Softball is becoming increasingly popular in Europe, prompting the ISF to open an office in Lausanne recently and organize the Easton Foundation Youth Softball World Cup in Prague in August this year, featuring twelve nations from four continents. ISF President Don Porter said, We have sought the advice and collaboration of softball experts and athletes from around the world, who have all emphasized to us how popular our great sport has become across the globe. We are confident that our responses to the IOC questionnaire will position our sport favorably as we move into the final run of the bid process. These are crucial times for softball and we are convinced that we adhere closely to the values which reflect the Olympic movement.BackSoftball Athlete Ambassador and Olympian Saskia Kosterink of the Netherlands said, This has been a team effort with a number of my fellow Ambassadors and I working with the ISF to provide the athletes, point of view on the tremendous values softball promotes. The fact that the BackSoftball team has been so keen to get our input underlines how much they value the athletes, and that means a great deal.Fellow BackSoftball Athlete Ambassador and 2008 Olympic participant Rubilena Rojas (Venezuela) added, I have been overwhelmed by how much support the BackSoftball campaign has attracted in Venezuela. Everywhere I go, people talk to me about my role supporting the bid and I believe our responses underline how much the sport is growing and helping underprivileged women and children to have new opportunities through the sport.Softball was first featured in the Summer Olympic Games in Atlanta in 1996 and last year’s competition in Beijing, which was won by Japan, was hugely successful with a total attendance close to 180,000 and a continuation of the sport's excellent record of no positive drug tests in major competitions. A final decision on which sports will be added to the current roster of 26 at the 2016 Summer Olympic Games will be made at the 121st IOC Session in Copenhagen in October this year.


Netherlands: Burkini good for integration

The burkini contributes to the integration of Muslim women in sports. With this swimsuit which almost covers the arms, legs, head and body these women can also go to the pool.State secretary Jet Bussemaker (Sport) gave this answer on Friday to PVV parliament member Fleur Agema's question who sees this bathing suit style as Islamization of sports. She asked her question after a swimmer in a burkini caused a fuss in Almelo
Bussemaker doesn't think the burkini is unsafe or unhygienic, as Agema claims. The state secretary compared it with body covering bathing suits that divers and surfers wear or with wetsuits that are used in sunny countries to prevent burning during swimming.
Source: Telegraaf (Dutch)
See also: Almelo: A fuss about a burkini

Source: http://islamineurope.blogspot.com/2008/01/netherlands-burkini-good-for.html
Gym weigert moslima met hoofddoek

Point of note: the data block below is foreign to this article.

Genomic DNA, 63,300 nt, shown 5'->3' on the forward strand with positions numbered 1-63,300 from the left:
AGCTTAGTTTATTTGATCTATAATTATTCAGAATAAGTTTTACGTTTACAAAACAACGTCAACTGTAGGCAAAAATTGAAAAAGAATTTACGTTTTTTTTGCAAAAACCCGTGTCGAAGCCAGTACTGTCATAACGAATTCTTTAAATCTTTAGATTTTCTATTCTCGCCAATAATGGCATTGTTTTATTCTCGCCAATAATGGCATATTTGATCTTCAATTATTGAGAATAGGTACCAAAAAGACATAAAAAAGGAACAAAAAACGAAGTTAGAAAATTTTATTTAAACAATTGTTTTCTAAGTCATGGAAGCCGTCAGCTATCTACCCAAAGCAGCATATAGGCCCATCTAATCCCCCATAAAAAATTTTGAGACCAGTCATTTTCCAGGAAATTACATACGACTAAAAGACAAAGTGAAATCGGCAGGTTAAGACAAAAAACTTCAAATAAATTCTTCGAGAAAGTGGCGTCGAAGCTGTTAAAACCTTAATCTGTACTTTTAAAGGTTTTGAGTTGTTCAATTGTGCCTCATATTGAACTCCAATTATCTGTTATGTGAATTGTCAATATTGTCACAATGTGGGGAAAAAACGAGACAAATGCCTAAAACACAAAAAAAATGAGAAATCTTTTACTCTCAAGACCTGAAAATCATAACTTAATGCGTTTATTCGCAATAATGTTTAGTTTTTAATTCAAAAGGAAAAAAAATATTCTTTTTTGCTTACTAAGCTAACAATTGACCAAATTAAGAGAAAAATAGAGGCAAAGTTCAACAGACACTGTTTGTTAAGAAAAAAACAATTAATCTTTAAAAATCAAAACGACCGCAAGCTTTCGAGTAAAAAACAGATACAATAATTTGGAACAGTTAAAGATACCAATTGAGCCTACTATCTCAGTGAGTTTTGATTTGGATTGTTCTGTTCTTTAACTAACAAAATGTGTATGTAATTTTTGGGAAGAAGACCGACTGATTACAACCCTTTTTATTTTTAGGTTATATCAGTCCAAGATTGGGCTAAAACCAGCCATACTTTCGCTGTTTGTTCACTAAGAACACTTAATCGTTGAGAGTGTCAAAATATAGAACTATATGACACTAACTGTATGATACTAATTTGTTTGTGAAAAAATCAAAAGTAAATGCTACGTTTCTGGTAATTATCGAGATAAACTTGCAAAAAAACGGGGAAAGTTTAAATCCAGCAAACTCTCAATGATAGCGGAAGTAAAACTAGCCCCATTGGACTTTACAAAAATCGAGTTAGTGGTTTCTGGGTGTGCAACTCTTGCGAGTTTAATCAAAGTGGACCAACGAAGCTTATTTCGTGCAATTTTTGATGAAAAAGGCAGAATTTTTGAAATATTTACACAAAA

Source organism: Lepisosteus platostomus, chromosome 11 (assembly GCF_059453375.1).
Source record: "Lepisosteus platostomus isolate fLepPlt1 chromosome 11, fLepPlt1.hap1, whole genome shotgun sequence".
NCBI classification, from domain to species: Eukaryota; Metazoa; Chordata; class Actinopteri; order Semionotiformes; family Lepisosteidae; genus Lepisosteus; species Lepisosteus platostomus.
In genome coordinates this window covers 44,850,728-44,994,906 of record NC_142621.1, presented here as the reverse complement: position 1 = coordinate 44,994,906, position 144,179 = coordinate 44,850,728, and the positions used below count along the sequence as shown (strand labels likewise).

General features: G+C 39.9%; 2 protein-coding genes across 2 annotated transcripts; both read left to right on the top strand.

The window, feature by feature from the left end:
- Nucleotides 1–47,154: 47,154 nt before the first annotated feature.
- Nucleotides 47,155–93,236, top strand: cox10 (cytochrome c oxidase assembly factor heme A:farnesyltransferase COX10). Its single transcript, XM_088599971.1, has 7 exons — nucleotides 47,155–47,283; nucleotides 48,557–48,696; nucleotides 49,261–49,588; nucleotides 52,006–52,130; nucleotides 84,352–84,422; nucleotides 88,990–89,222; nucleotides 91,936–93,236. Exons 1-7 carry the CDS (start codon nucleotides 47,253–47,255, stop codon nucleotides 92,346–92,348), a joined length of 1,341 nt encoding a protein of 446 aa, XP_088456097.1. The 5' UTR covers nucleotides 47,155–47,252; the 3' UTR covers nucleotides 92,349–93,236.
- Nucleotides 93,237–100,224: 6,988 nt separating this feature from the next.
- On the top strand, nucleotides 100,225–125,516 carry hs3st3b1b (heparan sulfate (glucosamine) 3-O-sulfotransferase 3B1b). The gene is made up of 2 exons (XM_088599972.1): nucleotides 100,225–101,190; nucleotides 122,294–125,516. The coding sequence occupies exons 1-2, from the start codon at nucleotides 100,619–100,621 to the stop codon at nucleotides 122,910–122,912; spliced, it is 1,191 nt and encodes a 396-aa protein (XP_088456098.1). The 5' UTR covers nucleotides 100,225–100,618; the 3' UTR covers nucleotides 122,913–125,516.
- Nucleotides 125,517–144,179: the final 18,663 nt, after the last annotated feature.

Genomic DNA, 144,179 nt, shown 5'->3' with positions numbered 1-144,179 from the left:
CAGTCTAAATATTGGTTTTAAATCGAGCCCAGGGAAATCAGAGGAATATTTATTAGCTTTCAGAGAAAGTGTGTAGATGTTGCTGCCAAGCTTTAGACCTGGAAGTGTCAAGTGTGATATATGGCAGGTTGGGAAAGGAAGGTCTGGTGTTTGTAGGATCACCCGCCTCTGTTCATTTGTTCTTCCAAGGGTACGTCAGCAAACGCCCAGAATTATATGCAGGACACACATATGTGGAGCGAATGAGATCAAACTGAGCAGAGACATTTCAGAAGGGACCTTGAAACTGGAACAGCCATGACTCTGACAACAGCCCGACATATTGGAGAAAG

ROTTERDAM - Een Schiedamse moslima doet aangifte tegen een sportschool in Rotterdam, omdat ze er niet met een hoofddoek op mag trainen.
Ze vindt het hoofddoekverbod discriminerend. De Commissie Gelijke Behandeling (CGB) gaat het probleem aankaarten bij de staatssecretaris van VWS. Karima Bouhannouch (27) denkt sterk te staan. ,,Er zijn al diverse uitspraken gedaan door de CGB over dit onderwerp. Deze landelijk opererende sportschool heeft een algemeen beleid om geen enkel kledingstuk op je hoofd toe te staan. Dus ook de bandana (een grote 'zakdoek' om het hoofd, red.), die ik als alternatief wilde dragen, mocht niet.'' De CGB heeft haar een brief gestuurd waarin staat dat de betreffende sportschoolketen voor dezelfde klacht in Dordrecht en Den Bosch al op de vingers is getikt. Een andere sportschool zoeken of het haar dan maar los dragen vindt Karima geen optie. ,,Ik wil een hoofddoek dragen vanwege mijn geloof.'' Het bewuste fitnesscentrum was gisteren niet bereikbaar voor commentaar.

Netherlands: Proposed ban on burkas in schools

The Dutch Education Minister recently announced he will push through a law against burkas - and any other clothing covering the face - in school (EN). This will prevent teachers, students, parents and delivery guys from wearing burkas around school premises.The news made the rounds, but I wasn't sure whether to even bother posting it. Here's a look at the burka debate in the Netherlands over the past few years:* Dec 2005: Parliament voted to ban the burka in all public places * Nov 2006: Committee advises cabinet that it might not be possible by law. The Intergration Minister at the time still thinks it would be possible to ban burkas in schools and public transport.* Jan 2008: Cabinet decides to ban the burka in schools and in the public service sector.* Apr 2008: Government wants to ban burkas in schools, public transport and the public service sector.* Sep 2008: Education Minister announces he will prepare a law to ban burkas in schools.Besides the fact that this topic has been discussed for so long, making world headlines every single time without any actual steps being taken - banning burkas in schools is apparently a moot point. Dutch newspaper Parool reports (NL) that students in Amsterdam-West, a neighborhood with a large immigrant population, don't wear burkas, and if the mothers do - they don't come to school to pick up their children. At the most, as one Rotterdam school prinicpal put it (NL) - he's never seen a student with a burka and doesn't expect that this would change in the next ten, twenty years. However, such a law could serve as precautionary measure and should he ever need to do something about a burka, he won't even need to discuss it.

Sport helps young Gazans escape reality - 06 Feb 09

Source: AlJazeeraEnglish http://www.youtube.com/watch?v=tHtxBLTXlT0

North Kensington's women and girls are being urged to bridge the 'gender gap' and participate in sport with the help of the Westway Development Trust.